Densho Digital Archive
Densho Visual History Collection
Title: Gordon Hirabayashi Interview V
Narrator: Gordon Hirabayashi
Interviewers: Tom Ikeda (primary), Alice Ito (secondary)
Location: Seattle, Washington
Date: May 4, 2000
Densho ID: denshovh-hgordon-05-0017

<Begin Segment 17>

TI: So the Supreme Court decision came down. And so at that point the appeal process ran out, and so your sentence would then be in effect. What happened next?

GH: Well, when, when that happened, I thought, "Well, at some point there ought to be another hearing. This isn't acceptable." But how do you get a hearing once the Supreme Court has decided? I mean, that's the final body, final appeal. I didn't know the answer to that. In the meantime, we were working on various other kinds of equality statement that we have adopted to one extent or the other. We're battling to get it more fully in practice. Now, what's happened in, with people like Peter Irons and Aiko Herzig Yoshinaga, and who was the person who died recently, who wrote...?

TI: Oh. Michi Weglyn?

GH: Michi Weglyn. She, she's been pointing out certain things which, which finally got accepted as part of relevant data. So it's -- see, these are data that are from the past. It was there before, but it was not envisioned that way and it was overlooked. And in the new context recently, well, in 1988, the, in, it didn't get to the Supreme Court. But the circuit court came out with a powerful statement in our case.

TI: Right. Before we even get there, let me give some background. So the people you mentioned, a lot of them did a lot of research primarily, I believe, in the National Archives where they uncovered documents that showed that the government suppressed information that would have been relevant to your case. And in doing so that, that opened up the coram nobis cases that relate to your case as well as the Korematsu and to Yasui case. And so, and it was then overturned -- well, not, I'm sorry, your case wasn't overturned per se, but it was reopened. And...

GH: Well --

TI: ...not at the Supreme Court level, but at the federal circuit court of appeals?

GH: Yeah. It's, it's legally, you have to discuss this with people beyond me in terms of the legality. In one sense only the Supreme Court can change a Supreme Court decision. A lower court, like an appeals court, court of appeals, cannot overrule a Supreme Court decision. However, they can over-, overrule certain kinds of cases at the appeals level, at their level, which they did. And they got, they did this powerfully, pointing out -- the government finally stopped arguing substantively on the legal part. They were trying to bring in all kinds of factors, relevancy factors, circumstances, technicalities that would overthrow the, have grounds to overthrow the court case. The Ninth Circuit Court of Appeals in my case said in no uncertain term that, when the government said, the two aspects that are of interest to me, one is -- let's see, now, how do I best illustrate this?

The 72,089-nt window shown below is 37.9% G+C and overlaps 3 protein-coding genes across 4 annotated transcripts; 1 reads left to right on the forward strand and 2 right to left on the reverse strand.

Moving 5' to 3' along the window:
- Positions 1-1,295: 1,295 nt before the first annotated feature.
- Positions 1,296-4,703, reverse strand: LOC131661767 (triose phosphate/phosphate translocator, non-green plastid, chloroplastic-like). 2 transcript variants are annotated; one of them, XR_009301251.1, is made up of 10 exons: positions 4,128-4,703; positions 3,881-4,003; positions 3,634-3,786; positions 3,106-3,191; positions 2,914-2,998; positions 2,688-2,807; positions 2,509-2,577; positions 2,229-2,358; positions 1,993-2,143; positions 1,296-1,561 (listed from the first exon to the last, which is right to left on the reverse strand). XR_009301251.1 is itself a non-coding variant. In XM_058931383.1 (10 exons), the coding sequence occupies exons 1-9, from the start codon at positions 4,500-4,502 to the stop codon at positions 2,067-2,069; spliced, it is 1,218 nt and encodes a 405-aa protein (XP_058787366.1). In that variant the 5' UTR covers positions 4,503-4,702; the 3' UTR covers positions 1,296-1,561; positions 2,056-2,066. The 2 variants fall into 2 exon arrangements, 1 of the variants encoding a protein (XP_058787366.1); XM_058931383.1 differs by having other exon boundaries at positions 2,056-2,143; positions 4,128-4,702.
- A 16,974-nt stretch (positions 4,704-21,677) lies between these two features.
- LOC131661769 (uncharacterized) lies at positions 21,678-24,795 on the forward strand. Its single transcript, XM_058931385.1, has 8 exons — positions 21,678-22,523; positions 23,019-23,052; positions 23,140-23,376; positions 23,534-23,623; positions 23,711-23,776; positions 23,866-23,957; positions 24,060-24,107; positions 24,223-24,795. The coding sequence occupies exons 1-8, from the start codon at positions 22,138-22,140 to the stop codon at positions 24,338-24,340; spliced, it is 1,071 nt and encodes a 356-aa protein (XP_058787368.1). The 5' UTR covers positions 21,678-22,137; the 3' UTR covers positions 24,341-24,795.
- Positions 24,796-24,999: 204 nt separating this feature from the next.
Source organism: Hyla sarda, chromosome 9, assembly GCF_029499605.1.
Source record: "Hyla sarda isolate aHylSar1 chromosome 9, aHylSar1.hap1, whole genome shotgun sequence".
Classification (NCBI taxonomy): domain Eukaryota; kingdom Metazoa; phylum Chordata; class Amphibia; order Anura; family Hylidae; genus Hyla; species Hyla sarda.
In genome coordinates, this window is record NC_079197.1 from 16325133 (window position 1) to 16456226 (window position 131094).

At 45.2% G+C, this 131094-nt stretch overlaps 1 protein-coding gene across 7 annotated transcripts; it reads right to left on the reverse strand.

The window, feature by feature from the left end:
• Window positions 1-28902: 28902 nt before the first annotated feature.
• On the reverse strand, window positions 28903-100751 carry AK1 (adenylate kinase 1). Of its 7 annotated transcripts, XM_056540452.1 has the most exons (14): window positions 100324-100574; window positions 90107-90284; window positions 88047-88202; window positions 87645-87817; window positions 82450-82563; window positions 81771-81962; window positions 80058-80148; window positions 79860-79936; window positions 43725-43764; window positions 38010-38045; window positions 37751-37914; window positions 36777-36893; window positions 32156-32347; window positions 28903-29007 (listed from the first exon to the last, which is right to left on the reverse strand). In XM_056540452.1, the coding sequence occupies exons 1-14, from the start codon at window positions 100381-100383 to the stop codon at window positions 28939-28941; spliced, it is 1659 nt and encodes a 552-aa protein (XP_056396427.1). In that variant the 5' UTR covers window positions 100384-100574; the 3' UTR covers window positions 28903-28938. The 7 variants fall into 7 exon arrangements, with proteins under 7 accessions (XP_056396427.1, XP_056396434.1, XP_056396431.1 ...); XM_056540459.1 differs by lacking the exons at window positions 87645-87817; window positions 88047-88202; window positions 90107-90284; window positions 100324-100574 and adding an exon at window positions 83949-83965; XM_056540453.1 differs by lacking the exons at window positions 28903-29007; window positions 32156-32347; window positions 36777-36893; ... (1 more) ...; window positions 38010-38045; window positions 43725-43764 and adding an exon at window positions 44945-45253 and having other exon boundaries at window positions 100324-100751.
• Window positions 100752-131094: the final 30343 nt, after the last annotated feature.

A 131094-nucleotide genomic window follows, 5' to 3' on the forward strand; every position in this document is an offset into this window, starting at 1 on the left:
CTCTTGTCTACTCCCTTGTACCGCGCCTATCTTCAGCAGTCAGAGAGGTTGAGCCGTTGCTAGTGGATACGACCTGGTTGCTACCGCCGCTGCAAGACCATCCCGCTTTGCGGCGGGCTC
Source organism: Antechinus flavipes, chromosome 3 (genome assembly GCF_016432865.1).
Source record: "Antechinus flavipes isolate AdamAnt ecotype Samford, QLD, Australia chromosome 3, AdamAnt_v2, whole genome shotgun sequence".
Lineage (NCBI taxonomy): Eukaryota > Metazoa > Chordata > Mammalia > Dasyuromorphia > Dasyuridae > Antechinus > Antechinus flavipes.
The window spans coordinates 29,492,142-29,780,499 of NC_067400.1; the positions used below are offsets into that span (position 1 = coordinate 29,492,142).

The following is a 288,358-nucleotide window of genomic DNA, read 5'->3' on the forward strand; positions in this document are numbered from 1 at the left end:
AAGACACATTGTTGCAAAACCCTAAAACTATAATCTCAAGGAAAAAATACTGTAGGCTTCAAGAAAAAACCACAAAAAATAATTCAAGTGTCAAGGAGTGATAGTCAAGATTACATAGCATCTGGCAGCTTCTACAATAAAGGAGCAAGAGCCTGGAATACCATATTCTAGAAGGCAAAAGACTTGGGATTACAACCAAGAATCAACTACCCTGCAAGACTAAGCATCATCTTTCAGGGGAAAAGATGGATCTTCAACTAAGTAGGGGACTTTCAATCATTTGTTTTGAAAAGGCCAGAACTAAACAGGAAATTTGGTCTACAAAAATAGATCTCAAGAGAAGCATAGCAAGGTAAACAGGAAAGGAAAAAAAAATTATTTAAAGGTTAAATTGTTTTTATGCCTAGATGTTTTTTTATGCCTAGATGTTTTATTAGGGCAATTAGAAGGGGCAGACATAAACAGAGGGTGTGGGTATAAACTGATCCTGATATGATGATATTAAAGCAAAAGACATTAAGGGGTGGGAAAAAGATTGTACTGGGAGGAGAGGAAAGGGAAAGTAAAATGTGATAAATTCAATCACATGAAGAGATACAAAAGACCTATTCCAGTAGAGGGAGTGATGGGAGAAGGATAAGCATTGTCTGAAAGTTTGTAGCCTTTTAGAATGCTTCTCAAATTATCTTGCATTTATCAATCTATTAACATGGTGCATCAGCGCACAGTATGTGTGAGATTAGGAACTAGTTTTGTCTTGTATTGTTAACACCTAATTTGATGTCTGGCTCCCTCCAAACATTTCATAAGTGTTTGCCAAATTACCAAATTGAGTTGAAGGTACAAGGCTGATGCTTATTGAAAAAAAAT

TI: And again, we're at the coram nobis where we're about forty, a little more than forty years later in 19-, about 1983 that you start going through a series of hearings with the government that took another look at your case. And I guess a place where I'll start is, the government had several arguments, but two that come to mind are one, the duration, the length of time from when the Supreme Court ruled back in the '40s to the '80s, and that was one of their arguments, that it was too long to reopen it. And the second one was whether or not you suffered as an individual because of this ruling. Let's start with, first, the duration, and can you talk a little bit about why that argument didn't hold much water?

GH: Well, the duration, the, they pointed out that Grodzins,in his book, American Betrayal [Ed. note: Narrator is referring to Morton Grodzins' book, Americans Betrayed: Politics and the Japanese Evacuation] -- I don't know exact title of it, of that book, 'cause I haven't read over the bibliography recently, but one of those that came out in the early '50s, I believe, or late, late '40s -- where the government said, "All these arguments that you're pointing out, he's already made those. Why didn't you make those appeals then?" And, and the answer to that was that until the archives produced the evidence that Grodzins was making in his case, we didn't have the grounds to put that forward. We agreed with the sentiments, but we didn't have the grounds. With those archival records, we do now.

TI: And what period of time, from the time the information was uncovered at the National Archives to when you reopened the case? What period of time are we talking about there?

GH: We, archives, I think archives was opened sometime in the '30s.

TI: No, in terms of, I'm sorry, Peter Irons and Aiko Herzig, those individuals actually finding the documents that pertained to your case.

AI:About 1981 or '82?

GH: Yeah.

TI: Okay. Because...

GH: We filed the writ of error coram nobis. We filed that in January of 1983.

TI: Okay. Good. So your answer to this was, it really has only been a short period of time since this evidence has been uncovered...

GH: Yeah.

TI: ...that, to the time of your reopening the case?

GH: We had, we had hypotheses prior to that, and some of those have been demonstrated now. But at the time we didn't have the documents to do that.

TI: Good, okay.

<End Segment 17> - Copyright © 2000 Densho. All Rights Reserved.